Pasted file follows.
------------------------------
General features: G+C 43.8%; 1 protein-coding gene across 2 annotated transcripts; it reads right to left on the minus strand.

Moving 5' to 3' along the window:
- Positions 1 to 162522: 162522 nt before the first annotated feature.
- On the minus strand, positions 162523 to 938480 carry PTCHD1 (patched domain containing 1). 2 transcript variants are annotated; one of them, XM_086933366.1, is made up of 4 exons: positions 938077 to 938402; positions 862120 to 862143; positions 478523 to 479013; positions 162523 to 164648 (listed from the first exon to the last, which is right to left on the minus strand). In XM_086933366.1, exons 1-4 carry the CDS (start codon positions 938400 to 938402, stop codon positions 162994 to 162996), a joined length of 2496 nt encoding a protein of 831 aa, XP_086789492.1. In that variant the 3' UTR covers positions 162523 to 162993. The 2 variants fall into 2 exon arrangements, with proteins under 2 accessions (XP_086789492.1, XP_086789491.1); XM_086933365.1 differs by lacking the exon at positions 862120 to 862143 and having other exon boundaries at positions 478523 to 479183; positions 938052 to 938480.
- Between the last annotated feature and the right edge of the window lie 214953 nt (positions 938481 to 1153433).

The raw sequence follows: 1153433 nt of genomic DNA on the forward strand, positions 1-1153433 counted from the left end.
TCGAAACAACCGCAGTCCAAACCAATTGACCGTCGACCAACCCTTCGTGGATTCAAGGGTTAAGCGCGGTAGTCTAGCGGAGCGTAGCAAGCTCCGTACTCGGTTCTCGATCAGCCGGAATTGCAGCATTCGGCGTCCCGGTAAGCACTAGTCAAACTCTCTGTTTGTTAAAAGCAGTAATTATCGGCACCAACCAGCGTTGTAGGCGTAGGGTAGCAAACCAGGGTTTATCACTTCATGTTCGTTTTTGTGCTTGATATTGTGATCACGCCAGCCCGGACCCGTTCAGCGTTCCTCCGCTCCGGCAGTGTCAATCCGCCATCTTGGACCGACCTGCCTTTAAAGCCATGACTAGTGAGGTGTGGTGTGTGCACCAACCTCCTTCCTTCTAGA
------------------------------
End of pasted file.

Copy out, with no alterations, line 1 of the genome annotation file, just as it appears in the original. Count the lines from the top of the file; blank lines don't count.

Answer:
General features: G+C 43.8%; 1 protein-coding gene across 2 annotated transcripts; it reads right to left on the minus strand.